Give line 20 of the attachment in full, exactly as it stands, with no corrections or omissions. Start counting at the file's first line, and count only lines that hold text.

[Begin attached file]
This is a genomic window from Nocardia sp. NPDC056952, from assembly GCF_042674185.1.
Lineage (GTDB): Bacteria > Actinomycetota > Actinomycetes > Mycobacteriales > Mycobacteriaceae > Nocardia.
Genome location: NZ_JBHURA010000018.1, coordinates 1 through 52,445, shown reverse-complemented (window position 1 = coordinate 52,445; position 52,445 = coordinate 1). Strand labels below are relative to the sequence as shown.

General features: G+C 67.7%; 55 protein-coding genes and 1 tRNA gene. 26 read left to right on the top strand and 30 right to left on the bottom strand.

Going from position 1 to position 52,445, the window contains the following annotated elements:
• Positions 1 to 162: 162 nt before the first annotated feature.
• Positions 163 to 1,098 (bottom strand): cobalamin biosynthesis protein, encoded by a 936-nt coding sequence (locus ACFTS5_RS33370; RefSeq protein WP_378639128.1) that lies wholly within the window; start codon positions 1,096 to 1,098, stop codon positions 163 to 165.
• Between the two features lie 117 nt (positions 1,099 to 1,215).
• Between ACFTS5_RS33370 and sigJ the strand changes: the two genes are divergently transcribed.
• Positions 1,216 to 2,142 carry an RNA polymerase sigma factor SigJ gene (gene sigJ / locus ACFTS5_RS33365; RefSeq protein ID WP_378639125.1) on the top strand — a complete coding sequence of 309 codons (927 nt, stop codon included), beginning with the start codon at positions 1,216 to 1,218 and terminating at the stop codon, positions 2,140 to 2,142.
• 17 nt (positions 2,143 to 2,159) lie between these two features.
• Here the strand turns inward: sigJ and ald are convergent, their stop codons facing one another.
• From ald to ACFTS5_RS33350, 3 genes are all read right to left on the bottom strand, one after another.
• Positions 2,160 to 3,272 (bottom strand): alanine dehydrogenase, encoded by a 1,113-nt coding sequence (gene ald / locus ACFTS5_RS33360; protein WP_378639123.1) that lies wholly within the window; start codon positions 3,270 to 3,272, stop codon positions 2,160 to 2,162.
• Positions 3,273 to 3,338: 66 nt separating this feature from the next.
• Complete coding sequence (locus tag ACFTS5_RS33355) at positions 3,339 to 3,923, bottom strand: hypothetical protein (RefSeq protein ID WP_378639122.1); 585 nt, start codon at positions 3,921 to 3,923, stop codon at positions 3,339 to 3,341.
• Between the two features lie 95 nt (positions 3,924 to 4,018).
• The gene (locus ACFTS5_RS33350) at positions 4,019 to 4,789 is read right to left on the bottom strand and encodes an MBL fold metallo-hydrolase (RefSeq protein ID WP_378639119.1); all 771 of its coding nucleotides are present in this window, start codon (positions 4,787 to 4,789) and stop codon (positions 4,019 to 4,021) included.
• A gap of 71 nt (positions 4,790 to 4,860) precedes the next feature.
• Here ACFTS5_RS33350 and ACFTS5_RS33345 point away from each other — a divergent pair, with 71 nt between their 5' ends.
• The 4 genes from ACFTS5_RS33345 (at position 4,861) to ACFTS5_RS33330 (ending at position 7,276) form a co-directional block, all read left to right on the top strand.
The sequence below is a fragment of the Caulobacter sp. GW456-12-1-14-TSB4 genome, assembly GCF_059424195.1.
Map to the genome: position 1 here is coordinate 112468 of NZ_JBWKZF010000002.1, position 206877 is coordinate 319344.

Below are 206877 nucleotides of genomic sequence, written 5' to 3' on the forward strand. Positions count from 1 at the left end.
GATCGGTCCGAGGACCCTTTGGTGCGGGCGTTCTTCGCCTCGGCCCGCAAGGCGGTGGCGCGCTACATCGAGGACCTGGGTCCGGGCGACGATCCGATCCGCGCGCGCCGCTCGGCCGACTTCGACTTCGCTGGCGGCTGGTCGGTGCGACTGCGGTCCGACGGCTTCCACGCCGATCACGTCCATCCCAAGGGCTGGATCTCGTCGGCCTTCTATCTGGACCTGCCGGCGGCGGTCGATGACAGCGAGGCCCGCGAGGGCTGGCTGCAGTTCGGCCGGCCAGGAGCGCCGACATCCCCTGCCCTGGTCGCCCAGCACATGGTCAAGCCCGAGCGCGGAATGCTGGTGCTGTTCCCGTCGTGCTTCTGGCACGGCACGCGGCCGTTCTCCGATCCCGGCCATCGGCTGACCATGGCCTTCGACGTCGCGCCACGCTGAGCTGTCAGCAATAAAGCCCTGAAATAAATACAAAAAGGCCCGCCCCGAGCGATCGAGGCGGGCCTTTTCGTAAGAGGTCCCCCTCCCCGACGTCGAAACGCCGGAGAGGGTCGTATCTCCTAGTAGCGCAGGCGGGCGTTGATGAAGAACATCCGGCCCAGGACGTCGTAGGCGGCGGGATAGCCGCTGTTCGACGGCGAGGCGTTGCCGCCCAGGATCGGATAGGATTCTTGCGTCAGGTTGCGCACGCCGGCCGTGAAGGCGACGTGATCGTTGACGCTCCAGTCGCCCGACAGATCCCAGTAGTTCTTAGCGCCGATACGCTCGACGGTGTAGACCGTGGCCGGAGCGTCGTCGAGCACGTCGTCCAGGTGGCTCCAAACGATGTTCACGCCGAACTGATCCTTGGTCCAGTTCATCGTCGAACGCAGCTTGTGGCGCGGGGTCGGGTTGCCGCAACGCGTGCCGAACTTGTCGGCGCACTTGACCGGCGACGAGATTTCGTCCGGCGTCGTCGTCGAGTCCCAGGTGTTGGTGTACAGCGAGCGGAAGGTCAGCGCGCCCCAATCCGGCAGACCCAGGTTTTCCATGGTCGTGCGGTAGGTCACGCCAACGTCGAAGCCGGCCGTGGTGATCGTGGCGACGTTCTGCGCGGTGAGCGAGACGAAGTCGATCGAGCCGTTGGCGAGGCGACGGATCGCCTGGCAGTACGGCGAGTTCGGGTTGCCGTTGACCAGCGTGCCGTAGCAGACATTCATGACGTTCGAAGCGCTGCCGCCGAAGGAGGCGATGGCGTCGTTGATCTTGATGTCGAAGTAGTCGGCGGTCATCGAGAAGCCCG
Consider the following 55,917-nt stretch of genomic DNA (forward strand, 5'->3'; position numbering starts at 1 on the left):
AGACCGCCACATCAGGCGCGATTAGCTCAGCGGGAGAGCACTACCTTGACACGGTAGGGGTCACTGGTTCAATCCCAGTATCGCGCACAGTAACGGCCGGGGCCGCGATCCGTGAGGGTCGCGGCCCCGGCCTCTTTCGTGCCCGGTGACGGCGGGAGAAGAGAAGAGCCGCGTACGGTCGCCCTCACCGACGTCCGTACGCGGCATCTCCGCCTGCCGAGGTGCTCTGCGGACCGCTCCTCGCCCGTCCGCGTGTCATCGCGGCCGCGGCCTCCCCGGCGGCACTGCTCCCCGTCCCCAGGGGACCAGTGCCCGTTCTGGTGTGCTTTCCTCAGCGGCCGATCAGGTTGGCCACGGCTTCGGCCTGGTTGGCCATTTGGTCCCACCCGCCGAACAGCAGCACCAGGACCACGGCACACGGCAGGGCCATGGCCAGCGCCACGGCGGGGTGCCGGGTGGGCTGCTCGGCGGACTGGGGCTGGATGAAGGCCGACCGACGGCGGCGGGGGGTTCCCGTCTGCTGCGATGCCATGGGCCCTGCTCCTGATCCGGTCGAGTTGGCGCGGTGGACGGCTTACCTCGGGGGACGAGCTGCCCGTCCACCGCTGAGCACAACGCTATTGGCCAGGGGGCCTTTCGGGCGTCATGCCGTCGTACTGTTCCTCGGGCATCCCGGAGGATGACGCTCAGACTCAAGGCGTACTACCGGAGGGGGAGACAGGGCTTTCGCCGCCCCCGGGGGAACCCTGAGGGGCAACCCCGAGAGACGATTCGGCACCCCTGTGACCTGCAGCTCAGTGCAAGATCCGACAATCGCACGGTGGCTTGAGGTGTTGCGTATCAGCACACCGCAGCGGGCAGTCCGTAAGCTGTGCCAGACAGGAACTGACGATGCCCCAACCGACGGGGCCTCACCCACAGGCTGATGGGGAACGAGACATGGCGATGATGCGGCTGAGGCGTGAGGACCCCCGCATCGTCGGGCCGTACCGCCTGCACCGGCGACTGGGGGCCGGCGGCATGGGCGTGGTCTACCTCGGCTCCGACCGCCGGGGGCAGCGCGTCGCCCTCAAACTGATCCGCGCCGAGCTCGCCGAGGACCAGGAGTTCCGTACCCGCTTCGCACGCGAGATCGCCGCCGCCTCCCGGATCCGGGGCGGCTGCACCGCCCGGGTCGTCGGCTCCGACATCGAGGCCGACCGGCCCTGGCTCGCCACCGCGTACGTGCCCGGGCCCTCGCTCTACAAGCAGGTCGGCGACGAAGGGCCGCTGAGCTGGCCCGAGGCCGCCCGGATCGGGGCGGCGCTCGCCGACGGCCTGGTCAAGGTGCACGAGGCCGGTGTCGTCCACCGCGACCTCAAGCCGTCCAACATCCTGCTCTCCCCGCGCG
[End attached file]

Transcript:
• Here ACFTS5_RS33350 and ACFTS5_RS33345 point away from each other — a divergent pair, with 71 nt between their 5' ends.